“Whenever there’s a claim, customers nowadays do expect it to have a smooth settlement, a fast payment,” Christian tells Emerj. “And if that doesn’t happen, the customer loyalty simply is not there anymore.”
From these trends appears an inherent tension in starting insurance digitization with the digital policy lifecycle, as the speed and fluidity customers expect undermines the scrutiny necessary to guarantee trust in insurance systems.
That tension is felt keenly by insurance professionals tasked with making increasingly riskier decisions about the information new customers are giving them:
“By automating a lot of these processes, we really need to support the insurance professionals and underwriters in giving back those trust decisions in real-time, at the moment that they need to make that decision. And so it’s not it’s just about, ‘Can I trust the customer?’ but ‘Can I trust the risks that’s being offered to me in this underwriting process?'”
– Co-founder and CSO of FRISS Christian van Leeuwen
What’s needed to resolve that tension – and where AI capabilities are making the most significant difference in the insurance space, according to Christian – is to move verification processes from systems of distrust-by-default to systems where the customer’s trust is already guaranteed from the very beginning.
To accomplish such a transition, AI projects in insurance and underwriting spaces must focus on developing APIs that:
- Automate all processes involving validating information from the customer on the first introduction.
- Leverage data derived from throughout the digital policy lifecycle to find trends that can minimize risk and cultivate healthier portfolios for providers.
Once that trust is guaranteed from the moment the customer steps in the door, firms “can really design their process around how they can most optimally support the customer experience,” says Christian. Guaranteeing that trust through AI capabilities is what FRISS and a growing crowd of voices in the insurance space call ‘trust automation.’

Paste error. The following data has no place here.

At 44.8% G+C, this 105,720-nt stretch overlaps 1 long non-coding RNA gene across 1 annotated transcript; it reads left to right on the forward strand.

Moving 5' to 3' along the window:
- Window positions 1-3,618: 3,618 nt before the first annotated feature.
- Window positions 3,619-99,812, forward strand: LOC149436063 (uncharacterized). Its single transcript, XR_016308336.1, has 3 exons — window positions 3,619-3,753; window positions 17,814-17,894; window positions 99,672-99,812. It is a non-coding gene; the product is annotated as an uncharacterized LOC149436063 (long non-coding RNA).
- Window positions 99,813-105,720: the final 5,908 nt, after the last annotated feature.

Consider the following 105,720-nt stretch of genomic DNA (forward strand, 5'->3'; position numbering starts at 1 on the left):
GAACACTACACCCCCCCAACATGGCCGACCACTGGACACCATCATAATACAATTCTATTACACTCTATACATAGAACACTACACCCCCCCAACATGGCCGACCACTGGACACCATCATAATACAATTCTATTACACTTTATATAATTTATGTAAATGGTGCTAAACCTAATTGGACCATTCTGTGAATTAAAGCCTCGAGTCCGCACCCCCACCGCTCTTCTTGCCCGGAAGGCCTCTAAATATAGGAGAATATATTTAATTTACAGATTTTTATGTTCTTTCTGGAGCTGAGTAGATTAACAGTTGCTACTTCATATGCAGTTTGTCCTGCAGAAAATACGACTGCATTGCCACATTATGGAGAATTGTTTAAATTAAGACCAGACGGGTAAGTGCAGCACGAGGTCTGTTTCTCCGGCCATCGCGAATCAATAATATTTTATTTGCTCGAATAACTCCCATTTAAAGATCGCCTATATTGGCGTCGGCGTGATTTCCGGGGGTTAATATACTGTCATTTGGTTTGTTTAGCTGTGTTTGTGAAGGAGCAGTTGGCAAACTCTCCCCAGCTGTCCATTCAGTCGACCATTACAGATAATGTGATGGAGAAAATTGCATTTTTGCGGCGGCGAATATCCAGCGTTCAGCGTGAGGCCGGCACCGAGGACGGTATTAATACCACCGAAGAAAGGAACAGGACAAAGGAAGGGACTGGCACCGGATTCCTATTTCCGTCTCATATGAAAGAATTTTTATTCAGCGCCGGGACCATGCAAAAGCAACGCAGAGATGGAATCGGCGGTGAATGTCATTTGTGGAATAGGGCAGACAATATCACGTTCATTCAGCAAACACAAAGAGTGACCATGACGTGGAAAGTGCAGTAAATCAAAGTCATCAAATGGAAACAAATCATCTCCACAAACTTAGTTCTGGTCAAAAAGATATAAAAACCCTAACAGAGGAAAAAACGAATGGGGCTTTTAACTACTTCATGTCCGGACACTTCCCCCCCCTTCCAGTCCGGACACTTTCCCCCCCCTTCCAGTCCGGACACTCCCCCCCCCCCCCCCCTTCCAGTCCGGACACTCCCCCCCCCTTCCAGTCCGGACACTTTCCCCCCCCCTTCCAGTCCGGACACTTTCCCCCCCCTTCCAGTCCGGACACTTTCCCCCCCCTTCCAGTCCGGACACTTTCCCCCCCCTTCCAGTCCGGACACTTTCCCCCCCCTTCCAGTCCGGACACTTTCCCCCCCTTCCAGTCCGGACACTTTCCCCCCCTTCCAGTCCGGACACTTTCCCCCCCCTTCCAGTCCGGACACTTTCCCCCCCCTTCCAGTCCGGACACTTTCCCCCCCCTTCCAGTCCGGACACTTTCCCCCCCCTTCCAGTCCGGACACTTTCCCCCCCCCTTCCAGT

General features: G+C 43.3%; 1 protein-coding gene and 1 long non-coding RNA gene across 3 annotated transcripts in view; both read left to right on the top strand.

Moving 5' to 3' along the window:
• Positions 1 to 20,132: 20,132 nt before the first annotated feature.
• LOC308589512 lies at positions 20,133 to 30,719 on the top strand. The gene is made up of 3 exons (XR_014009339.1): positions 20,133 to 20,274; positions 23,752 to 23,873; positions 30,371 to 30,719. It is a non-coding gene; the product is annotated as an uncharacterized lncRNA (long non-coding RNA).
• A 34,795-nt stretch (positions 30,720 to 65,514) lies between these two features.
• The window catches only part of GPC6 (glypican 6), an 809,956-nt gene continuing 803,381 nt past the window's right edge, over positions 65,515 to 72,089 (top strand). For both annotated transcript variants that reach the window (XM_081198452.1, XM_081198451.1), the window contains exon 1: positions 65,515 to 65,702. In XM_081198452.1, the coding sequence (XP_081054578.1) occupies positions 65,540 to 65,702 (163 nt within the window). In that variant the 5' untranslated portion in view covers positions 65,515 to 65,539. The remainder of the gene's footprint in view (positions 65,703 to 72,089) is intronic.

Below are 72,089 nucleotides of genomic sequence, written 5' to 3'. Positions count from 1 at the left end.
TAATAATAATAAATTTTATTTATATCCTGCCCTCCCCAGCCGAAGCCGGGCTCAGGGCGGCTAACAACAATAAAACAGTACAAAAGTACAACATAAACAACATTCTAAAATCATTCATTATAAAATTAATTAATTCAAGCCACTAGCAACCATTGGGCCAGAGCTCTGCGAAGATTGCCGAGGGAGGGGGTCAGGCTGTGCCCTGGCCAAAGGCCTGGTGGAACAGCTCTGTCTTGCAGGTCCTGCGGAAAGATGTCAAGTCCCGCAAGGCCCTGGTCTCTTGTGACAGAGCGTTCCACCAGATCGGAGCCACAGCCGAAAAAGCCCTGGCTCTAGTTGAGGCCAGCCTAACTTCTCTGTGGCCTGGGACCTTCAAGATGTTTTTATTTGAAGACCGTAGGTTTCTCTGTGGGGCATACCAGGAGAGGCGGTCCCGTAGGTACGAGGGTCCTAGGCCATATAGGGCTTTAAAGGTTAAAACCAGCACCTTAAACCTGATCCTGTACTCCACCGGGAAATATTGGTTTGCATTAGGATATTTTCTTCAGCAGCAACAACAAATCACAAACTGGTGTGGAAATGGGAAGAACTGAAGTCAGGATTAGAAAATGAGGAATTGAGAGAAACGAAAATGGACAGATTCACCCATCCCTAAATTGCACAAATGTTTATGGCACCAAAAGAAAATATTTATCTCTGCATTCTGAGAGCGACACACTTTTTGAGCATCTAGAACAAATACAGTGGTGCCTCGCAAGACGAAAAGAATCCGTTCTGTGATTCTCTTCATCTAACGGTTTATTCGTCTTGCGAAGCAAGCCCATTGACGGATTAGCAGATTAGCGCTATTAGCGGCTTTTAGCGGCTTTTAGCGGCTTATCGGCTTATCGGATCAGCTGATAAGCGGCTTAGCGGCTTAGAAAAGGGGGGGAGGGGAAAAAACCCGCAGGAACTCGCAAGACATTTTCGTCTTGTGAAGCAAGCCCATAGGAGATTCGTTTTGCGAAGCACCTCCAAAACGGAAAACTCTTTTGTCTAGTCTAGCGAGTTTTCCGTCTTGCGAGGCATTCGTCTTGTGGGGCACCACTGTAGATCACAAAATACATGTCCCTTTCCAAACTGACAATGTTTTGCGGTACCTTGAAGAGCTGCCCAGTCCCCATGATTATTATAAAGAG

Finding Opportunities in Immediate Challenges
As Christian points out, early AI and digitization projects dealing in underwriting and insurance claims face significant uphill climbs in the short term. Among them is the flood of data on the horizon from the emerging IoT – particularly in commercial insurance for small- and medium-sized businesses.
In his podcast appearance, Christian points out the development of smart buildings that will produce mountains of data that demand providers enhance their existing systems, and develop new ones, to process properly.
Christian is quick to point out, however, that in developing those systems lies opportunities and new revenue streams that will define insurance and underwriting in the encroaching age of digitalization.
Citing a use case from China, Christian describes a business where merchants and consumers make transactions via an online payment platform where services are offered.
Once the insurance provider had a 360-view of the entire business through trust automation, they could point out to the customer areas of the company with previously unforeseen heightened risk exposure – and offer them embedded insurance to cover it.
Doing so, in turn, produced numerous cross-selling opportunities:
“Not only did they offer the insurance to the merchants who didn’t have [embedded] insurance before, now there was a new market. They also sold it to the ones buying from the merge, offering embedded insurance as part of the products, which they bought, with the protection that the delivery was good and high quality on it and there were no lost items.”
– Co-founder and CSO of FRISS Christian van Leeuwen